Real estate slump … what real estate slump?
The deal closed last week on the property, said Reed Weinberg, president and principal partner in the commercial and investment real estate firm.
The raw land, taken back by Louisville-based Republic Bank & Trust Co. as collateral from a failed office development, sold for about $175,000 per acre, a total deal worth about $3 million, Weinberg said.
The purchaser, Indianapolis-based Watermark Residential, plans to build a Class-A apartment complex at the site, he said.
Josh Pervis, development director at Watermark, did not return calls for comment.
With virtually no nearby residents in the heavily developed office park/retail/restaurant corridor, the property will be relatively easy to develop.
“That property has everything going for it in that it’s in an area without a lot of homes. Not a lot of residential,” Weinberg said.
“It’s just a reality with an apartment complex. No matter how nice, neighbors are going to fight it.” Except, there are no neighbors, one of several undeveloped parcels along that stretch of Hurstbourne Parkway at Dorsey Lane just south of Westport Road.
Weinberg described Watermark as “an up and coming” apartment developer focused more on middle-market cities such as Louisville and Lexington, Ky.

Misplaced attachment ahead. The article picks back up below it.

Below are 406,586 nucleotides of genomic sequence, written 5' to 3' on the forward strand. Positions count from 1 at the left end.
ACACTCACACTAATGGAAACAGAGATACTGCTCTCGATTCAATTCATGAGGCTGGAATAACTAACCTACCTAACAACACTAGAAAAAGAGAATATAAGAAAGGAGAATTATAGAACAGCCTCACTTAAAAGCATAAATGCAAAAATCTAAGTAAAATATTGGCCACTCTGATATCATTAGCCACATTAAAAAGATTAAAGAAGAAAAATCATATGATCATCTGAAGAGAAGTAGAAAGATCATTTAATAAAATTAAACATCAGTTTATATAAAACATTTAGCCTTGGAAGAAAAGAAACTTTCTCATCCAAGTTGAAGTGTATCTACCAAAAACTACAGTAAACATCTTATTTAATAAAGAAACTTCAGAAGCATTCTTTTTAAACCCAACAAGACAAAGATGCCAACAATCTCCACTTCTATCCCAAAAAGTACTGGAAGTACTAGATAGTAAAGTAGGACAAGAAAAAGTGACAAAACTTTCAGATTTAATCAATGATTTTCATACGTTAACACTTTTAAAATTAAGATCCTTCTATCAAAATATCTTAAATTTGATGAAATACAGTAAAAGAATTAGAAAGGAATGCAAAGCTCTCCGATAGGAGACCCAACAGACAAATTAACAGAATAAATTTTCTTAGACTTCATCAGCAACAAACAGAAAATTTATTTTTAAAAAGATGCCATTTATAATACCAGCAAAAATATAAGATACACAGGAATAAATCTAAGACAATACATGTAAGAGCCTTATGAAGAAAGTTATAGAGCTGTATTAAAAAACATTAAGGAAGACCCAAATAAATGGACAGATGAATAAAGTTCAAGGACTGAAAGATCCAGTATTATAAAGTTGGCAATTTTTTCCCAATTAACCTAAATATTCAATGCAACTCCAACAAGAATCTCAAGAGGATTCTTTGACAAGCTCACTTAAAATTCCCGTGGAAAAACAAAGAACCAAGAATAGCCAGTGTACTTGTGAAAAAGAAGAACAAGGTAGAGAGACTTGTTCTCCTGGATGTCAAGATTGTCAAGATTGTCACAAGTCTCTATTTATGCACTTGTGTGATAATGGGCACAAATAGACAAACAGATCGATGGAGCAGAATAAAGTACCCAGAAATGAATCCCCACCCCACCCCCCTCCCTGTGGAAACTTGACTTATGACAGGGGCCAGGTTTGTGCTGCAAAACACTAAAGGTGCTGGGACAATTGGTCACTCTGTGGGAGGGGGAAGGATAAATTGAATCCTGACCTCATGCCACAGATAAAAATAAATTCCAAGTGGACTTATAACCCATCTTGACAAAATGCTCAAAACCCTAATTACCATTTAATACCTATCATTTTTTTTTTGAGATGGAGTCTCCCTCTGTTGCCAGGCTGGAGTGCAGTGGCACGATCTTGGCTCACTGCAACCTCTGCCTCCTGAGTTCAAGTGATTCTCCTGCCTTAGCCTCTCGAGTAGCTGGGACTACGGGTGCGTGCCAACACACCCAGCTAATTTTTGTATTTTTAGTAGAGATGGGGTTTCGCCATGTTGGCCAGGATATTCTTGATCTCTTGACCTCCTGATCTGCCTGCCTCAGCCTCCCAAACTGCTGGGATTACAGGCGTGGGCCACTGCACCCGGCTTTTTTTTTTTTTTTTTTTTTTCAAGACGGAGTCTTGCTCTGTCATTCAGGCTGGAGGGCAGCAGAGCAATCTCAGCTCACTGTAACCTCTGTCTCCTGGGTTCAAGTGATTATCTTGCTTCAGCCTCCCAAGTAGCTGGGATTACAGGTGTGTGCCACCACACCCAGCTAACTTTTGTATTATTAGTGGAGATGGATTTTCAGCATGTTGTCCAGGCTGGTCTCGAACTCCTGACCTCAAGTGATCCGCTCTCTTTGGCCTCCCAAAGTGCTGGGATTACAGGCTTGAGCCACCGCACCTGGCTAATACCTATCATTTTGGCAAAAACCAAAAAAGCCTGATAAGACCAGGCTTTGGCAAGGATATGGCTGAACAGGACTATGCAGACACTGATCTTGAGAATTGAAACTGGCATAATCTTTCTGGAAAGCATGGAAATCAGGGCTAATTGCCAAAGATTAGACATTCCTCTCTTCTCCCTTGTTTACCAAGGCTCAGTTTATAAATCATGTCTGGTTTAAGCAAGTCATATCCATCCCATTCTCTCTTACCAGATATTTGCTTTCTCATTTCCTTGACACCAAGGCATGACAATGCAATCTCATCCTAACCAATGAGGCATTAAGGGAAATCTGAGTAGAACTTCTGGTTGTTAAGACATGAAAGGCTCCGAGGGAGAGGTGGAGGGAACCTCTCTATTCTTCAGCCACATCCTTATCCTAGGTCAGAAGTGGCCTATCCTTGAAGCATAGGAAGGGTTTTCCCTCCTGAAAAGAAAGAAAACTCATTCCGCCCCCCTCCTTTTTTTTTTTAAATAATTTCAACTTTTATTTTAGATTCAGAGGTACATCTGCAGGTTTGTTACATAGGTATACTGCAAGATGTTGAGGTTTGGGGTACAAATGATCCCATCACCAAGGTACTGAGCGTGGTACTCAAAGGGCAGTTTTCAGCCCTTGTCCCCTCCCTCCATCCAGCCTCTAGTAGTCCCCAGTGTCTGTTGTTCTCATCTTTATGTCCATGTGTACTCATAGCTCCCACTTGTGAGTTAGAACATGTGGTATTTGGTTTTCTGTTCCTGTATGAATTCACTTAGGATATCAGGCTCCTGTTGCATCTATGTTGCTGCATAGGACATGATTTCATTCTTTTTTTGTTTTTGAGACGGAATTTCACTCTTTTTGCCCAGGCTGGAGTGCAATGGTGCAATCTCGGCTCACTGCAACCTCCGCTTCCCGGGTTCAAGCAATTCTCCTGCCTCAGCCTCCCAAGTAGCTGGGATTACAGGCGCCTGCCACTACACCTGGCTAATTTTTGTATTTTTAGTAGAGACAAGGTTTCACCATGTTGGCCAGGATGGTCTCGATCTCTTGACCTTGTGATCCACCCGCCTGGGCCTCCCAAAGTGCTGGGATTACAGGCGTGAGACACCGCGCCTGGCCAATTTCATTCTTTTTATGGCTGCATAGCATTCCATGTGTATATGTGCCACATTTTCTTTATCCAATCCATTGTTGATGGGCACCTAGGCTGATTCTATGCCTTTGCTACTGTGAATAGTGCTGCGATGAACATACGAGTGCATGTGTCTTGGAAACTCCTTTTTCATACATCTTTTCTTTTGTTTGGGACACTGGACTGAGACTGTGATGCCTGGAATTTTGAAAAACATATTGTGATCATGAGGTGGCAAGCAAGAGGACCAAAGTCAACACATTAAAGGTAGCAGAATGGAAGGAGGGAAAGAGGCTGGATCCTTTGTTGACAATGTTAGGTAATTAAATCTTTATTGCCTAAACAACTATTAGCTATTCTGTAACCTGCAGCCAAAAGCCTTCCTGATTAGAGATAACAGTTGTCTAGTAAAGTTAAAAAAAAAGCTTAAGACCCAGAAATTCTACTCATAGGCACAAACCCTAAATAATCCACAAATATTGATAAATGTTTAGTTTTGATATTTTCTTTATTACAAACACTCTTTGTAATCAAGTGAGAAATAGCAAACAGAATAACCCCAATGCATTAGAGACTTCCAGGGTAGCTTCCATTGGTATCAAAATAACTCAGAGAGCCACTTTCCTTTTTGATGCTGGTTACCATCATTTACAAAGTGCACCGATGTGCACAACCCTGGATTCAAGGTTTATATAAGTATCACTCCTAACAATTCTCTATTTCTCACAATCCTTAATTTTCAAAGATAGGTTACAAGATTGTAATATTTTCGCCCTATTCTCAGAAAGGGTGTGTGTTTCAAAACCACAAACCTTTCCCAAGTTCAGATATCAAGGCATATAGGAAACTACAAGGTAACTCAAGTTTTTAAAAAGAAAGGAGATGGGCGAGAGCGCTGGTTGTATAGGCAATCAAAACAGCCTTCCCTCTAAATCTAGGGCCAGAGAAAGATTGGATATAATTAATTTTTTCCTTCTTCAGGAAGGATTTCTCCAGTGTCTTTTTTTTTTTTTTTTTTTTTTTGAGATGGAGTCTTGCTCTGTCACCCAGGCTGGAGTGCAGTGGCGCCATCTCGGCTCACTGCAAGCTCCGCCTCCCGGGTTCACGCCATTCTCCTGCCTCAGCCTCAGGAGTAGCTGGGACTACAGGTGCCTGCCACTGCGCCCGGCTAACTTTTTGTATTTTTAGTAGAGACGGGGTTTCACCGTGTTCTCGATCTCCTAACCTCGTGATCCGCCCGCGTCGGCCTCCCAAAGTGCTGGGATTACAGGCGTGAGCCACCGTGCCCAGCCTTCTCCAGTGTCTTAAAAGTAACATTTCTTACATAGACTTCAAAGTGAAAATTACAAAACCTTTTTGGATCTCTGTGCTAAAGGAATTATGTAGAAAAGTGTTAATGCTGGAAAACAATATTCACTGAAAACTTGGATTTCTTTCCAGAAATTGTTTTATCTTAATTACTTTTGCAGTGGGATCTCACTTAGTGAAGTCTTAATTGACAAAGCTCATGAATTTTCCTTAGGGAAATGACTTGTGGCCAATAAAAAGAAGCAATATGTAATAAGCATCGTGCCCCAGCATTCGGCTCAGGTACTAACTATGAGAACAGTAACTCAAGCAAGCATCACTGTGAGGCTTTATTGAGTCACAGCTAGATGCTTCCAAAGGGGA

Watermark has two projects planned in the region – Watermark at Hamburg Farms, a 150-unit apartment development in Lexington, and Watermark at Indian Lake Village outside Nashville.
The sale is just one of numerous recent apartment-related transactions including the sales of several Class A apartment buildings in Louisville during the past few months.
With slow residential real estate sales, existing Class-A apartment complexes have historically low vacancy rates.
“The fundamentals in Louisville are fantastic,” Weinberg said. “There is little supply coming on line if any at all. There is a lot of money chasing not a lot of deals.”
One way to measure the attractiveness of existing apartment complexs as investments is capitalization rate, or the ratio of operating income generated divided by the original investment.
So, if a $1 million apartment complex has a cap rate of 10, it generates $100,000 in annual operating income, or 10 percent of the purchase price returned in one year.
That spread narrows as complex values rise faster than rents, with cap rates for Class A sub 7-percent range, Weinberg said.
PRG has carved out its niche in moving bank-owned property, termed “Real Eastate Owned,” which is listed as a liability on bank balance sheets.
PRG also sold 12 acres in Frankfort, Ky. recently.
“We really have had great success since 2008, becoming the premiere (real estate) company in city working with community banks,” Weinberg said, including Republic and First Federal Savings Bank, based in Elizabethtown, Ky.
The Hurstbourne property, though, has gotten the firm a lot of attention, he added.
“We have a big SOLD sign out, and I am shocked at the number of people who tell me they go by that sign and that site – everyone, it seems, knows the location.”